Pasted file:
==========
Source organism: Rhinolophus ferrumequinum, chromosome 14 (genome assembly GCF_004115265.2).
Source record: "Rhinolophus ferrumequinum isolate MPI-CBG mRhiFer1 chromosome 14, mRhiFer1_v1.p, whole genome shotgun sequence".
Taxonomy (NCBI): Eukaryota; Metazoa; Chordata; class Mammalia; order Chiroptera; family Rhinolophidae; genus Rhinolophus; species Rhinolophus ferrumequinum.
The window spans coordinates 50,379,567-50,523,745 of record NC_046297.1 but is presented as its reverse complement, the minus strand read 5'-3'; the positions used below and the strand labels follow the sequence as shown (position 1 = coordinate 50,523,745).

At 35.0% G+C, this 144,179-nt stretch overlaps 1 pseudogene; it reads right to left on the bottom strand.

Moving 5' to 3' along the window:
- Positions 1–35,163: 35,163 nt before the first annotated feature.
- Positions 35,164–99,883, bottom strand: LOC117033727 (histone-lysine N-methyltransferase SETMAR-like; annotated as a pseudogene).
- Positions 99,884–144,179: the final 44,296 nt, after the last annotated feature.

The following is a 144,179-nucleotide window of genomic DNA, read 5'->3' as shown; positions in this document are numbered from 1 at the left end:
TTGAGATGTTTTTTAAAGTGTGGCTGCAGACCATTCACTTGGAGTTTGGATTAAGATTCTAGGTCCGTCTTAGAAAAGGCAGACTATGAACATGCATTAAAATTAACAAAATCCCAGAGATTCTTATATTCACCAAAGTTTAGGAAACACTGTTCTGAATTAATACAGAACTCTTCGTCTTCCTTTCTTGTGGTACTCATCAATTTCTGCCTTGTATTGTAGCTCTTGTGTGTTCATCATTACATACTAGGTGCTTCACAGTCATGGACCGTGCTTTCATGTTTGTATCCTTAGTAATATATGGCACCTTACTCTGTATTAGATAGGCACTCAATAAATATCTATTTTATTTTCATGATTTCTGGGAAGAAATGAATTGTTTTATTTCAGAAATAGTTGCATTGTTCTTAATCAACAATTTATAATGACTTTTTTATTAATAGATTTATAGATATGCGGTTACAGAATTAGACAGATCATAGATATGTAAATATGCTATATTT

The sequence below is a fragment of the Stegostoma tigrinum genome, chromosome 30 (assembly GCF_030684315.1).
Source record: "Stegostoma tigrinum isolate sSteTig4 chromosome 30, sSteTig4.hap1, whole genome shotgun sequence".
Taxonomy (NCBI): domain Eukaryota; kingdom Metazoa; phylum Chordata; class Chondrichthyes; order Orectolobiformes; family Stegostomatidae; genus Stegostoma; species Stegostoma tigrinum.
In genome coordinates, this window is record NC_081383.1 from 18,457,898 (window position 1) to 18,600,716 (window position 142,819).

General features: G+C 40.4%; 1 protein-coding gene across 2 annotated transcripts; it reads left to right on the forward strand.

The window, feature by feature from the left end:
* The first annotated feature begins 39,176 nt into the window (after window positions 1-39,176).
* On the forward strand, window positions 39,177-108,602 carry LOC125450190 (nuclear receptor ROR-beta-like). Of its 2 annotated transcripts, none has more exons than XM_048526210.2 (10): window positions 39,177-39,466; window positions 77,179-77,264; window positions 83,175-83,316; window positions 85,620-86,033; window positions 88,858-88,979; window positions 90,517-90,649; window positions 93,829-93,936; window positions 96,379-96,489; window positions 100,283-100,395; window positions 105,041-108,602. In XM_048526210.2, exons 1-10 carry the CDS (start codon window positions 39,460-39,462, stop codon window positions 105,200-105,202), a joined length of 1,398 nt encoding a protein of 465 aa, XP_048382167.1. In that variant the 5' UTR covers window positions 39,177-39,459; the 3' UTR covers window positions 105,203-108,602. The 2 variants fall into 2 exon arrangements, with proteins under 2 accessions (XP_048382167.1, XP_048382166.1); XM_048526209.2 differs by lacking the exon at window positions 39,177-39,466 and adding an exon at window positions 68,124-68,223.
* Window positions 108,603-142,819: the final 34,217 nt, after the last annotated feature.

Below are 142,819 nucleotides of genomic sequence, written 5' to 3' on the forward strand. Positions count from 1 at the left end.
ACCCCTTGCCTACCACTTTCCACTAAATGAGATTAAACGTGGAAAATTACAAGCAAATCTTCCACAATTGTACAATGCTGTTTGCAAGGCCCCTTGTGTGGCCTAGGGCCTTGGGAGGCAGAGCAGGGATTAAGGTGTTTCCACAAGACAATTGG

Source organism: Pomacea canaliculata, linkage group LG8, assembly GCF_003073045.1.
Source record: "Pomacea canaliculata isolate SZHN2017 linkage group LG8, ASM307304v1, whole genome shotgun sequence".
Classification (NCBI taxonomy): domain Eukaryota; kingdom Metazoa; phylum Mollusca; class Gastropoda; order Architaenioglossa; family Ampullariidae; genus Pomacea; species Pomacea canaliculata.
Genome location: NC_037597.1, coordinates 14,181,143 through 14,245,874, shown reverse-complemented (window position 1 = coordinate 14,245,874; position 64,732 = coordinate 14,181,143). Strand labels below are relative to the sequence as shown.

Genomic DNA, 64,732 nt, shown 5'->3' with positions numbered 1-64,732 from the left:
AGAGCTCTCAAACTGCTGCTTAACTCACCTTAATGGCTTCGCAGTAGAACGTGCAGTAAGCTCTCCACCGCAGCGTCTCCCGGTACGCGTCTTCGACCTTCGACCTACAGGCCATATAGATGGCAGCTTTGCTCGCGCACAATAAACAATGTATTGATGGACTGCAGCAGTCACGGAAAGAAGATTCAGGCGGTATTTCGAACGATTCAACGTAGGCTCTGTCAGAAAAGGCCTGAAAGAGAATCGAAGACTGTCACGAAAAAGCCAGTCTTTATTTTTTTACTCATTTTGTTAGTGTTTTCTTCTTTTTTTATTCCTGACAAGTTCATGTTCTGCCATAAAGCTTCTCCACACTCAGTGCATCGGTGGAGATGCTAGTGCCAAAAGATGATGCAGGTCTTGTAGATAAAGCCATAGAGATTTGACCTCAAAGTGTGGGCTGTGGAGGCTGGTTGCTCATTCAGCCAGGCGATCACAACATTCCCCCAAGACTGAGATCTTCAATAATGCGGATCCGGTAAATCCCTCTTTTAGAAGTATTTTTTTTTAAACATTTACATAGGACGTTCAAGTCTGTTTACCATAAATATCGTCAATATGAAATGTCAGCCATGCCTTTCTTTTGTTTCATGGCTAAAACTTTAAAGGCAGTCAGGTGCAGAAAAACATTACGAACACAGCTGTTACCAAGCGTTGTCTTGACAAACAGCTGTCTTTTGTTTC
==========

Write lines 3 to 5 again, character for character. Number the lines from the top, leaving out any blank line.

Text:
Taxonomy (NCBI): Eukaryota; Metazoa; Chordata; class Mammalia; order Chiroptera; family Rhinolophidae; genus Rhinolophus; species Rhinolophus ferrumequinum.
The window spans coordinates 50,379,567-50,523,745 of record NC_046297.1 but is presented as its reverse complement, the minus strand read 5'-3'; the positions used below and the strand labels follow the sequence as shown (position 1 = coordinate 50,523,745).

At 35.0% G+C, this 144,179-nt stretch overlaps 1 pseudogene; it reads right to left on the bottom strand.